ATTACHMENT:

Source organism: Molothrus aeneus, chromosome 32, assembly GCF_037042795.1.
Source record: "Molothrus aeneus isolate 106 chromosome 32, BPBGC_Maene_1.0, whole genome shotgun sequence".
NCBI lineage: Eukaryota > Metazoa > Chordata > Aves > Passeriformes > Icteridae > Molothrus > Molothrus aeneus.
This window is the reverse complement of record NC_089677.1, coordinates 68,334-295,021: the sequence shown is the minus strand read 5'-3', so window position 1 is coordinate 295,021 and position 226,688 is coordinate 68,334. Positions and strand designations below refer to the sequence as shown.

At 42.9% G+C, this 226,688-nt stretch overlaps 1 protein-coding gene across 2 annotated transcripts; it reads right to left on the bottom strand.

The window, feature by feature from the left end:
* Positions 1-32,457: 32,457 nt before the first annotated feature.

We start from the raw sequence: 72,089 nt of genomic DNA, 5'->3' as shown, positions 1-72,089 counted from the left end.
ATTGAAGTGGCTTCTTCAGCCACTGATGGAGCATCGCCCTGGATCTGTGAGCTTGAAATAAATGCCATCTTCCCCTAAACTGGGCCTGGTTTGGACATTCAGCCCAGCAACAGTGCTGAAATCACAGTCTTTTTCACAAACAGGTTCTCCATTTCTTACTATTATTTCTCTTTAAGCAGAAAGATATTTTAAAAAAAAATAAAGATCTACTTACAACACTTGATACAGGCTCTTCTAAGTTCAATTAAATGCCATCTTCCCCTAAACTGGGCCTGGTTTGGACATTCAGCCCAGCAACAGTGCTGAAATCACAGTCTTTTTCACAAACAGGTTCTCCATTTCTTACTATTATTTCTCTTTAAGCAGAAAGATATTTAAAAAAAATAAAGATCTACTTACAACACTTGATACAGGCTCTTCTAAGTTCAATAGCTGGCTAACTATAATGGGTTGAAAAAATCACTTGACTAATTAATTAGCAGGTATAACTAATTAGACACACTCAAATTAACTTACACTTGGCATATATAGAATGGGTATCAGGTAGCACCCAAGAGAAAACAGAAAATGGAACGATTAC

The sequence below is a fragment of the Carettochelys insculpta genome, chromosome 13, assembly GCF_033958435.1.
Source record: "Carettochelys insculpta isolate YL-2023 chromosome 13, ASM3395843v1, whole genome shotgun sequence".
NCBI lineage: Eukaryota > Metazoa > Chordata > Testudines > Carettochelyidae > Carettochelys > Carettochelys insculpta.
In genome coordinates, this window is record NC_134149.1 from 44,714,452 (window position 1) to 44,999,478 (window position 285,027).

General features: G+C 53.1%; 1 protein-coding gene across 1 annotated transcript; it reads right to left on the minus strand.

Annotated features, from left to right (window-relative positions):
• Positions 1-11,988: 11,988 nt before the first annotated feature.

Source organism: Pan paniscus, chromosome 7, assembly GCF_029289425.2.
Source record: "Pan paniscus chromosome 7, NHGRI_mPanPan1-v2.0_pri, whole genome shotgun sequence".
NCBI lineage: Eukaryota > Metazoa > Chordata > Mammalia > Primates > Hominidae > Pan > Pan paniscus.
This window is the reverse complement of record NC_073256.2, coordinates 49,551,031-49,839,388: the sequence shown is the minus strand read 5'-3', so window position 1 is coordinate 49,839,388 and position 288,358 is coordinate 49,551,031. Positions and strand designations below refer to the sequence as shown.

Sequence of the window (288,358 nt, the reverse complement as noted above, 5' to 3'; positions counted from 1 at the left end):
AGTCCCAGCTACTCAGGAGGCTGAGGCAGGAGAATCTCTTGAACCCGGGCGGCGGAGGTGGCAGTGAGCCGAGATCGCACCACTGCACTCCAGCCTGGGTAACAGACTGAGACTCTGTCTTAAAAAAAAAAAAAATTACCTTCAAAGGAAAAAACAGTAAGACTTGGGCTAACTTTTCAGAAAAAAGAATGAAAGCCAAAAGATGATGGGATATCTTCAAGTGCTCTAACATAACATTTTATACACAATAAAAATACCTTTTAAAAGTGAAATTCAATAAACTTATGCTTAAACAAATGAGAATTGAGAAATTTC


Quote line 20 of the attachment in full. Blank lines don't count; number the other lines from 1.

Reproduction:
This window is the reverse complement of record NC_073256.2, coordinates 49,551,031-49,839,388: the sequence shown is the minus strand read 5'-3', so window position 1 is coordinate 49,839,388 and position 288,358 is coordinate 49,551,031. Positions and strand designations below refer to the sequence as shown.